Shockingly, our best creamed corn recipe does not include cream (don't worry: it does include corn!) "Fatty, grassy cream can be a bit overpowering, and corn is, in fact, plenty creamy on its own," explains recipe developer Anna Billingskog. "The starchy, sweetly corn-y juices that usually get tossed out with the cob thicken, somewhat magically, into a luxurious 'cream' when heated." How cool is that?!
It's another corn-taking-dairy's-place recipe! "Renaissance woman Whitney Wright may have learned the sorcery of one-ingredient corn butter on the line at Per Se restaurant in New York City, but it's all the delicious ways she uses it that are really genius," writes Genius Recipes columnist Kristin Miglore. "Spread it on toast and biscuits as you would butter (without needing to wait for it to soften!), fold it into vegetables in place of cream, blend it into ice creams and milkshakes, and the list goes on." Yes, please!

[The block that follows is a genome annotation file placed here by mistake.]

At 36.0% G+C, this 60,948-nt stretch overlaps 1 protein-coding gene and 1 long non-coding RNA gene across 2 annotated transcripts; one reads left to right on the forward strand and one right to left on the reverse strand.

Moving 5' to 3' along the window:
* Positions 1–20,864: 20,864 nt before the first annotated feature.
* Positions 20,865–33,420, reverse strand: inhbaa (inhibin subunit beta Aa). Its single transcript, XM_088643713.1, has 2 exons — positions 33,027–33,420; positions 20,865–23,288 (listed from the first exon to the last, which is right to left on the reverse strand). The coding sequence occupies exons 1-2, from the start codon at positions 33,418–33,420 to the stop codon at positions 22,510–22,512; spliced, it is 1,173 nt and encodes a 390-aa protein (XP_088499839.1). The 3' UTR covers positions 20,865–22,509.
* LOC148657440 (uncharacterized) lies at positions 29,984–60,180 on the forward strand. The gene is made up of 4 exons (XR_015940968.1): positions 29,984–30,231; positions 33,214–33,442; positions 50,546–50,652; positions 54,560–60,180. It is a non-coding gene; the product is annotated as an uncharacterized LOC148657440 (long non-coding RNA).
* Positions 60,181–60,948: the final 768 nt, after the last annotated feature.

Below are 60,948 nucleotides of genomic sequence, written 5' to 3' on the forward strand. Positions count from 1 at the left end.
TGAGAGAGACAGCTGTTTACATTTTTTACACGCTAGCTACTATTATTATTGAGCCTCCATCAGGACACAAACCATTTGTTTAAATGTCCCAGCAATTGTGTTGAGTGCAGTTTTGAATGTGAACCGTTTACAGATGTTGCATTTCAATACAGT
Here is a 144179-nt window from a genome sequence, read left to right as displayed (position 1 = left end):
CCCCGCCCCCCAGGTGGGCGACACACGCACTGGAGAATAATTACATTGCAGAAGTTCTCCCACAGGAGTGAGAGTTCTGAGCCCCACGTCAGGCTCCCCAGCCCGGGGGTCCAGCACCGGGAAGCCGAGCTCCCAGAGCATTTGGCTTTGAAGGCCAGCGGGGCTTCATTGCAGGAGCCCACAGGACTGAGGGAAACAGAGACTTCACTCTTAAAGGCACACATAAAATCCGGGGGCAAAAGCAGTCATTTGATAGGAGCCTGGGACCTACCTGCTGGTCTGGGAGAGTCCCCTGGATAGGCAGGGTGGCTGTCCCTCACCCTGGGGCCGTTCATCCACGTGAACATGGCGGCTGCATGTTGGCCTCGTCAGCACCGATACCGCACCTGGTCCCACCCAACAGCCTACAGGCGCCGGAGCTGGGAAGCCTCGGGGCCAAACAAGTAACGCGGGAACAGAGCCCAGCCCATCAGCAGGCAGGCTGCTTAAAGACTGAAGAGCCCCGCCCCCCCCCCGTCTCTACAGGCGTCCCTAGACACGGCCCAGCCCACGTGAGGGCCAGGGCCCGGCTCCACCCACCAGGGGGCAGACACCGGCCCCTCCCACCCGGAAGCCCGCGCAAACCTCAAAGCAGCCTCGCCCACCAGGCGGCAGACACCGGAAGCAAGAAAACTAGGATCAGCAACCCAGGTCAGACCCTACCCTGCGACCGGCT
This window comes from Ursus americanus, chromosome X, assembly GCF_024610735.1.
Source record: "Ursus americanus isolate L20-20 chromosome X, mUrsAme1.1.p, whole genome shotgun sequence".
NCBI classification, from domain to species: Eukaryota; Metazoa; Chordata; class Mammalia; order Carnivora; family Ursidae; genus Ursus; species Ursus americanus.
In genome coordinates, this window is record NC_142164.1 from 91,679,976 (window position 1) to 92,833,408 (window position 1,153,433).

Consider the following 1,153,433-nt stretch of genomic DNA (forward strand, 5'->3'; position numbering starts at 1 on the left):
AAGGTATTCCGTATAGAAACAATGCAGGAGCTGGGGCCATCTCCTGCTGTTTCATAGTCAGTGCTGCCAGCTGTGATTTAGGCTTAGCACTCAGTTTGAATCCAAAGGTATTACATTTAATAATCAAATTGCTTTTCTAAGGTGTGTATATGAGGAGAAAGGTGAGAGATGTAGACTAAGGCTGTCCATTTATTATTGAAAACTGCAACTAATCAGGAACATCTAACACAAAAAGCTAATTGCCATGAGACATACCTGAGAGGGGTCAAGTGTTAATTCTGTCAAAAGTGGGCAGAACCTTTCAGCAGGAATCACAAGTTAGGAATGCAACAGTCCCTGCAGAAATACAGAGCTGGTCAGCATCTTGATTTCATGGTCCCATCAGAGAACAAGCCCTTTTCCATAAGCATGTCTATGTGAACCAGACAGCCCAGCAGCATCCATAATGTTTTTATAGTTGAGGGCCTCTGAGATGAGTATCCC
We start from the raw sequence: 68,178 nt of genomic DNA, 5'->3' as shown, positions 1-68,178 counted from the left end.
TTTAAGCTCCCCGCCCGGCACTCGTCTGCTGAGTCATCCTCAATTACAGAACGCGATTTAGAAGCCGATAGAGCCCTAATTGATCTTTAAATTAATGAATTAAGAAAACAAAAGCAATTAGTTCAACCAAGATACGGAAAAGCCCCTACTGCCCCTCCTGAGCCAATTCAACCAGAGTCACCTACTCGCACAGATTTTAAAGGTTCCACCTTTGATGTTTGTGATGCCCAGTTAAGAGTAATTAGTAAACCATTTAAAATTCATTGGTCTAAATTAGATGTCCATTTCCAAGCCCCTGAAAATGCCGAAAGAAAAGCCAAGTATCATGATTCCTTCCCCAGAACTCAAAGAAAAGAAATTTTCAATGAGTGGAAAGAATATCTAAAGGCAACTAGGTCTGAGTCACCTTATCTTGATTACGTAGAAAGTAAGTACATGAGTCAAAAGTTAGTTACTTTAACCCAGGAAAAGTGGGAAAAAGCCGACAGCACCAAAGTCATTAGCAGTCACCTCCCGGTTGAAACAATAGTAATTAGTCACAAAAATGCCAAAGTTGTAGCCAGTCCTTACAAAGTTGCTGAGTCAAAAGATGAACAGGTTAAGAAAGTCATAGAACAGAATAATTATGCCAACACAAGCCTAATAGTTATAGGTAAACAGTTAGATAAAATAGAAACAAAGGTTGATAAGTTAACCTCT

I scream, you scream, we all scream for . . . corn ice cream? Oh yes. Food editor Emma Laperruque knows that corn and cream go together like bread and butter, so she decided to literally blend them together into a sweet and starchy ice cream base. With a hint of tang from buttermilk, corn ice cream is particularly perfect when scooped over a slice of blueberry pie.
When grilled, recipe developer Eric Kim notes that corn "gets chewy and inexplicably sweeter," which already sounds like the start of a dreamy summer dinner. Then comes the pizza part. As Kim notes, "the real clincher is the masochistic drizzle of ranch dressing," which becomes the sauce for this pizza. Paired with fresh basil and plenty of mozzarella, it's a dinner worth repeating.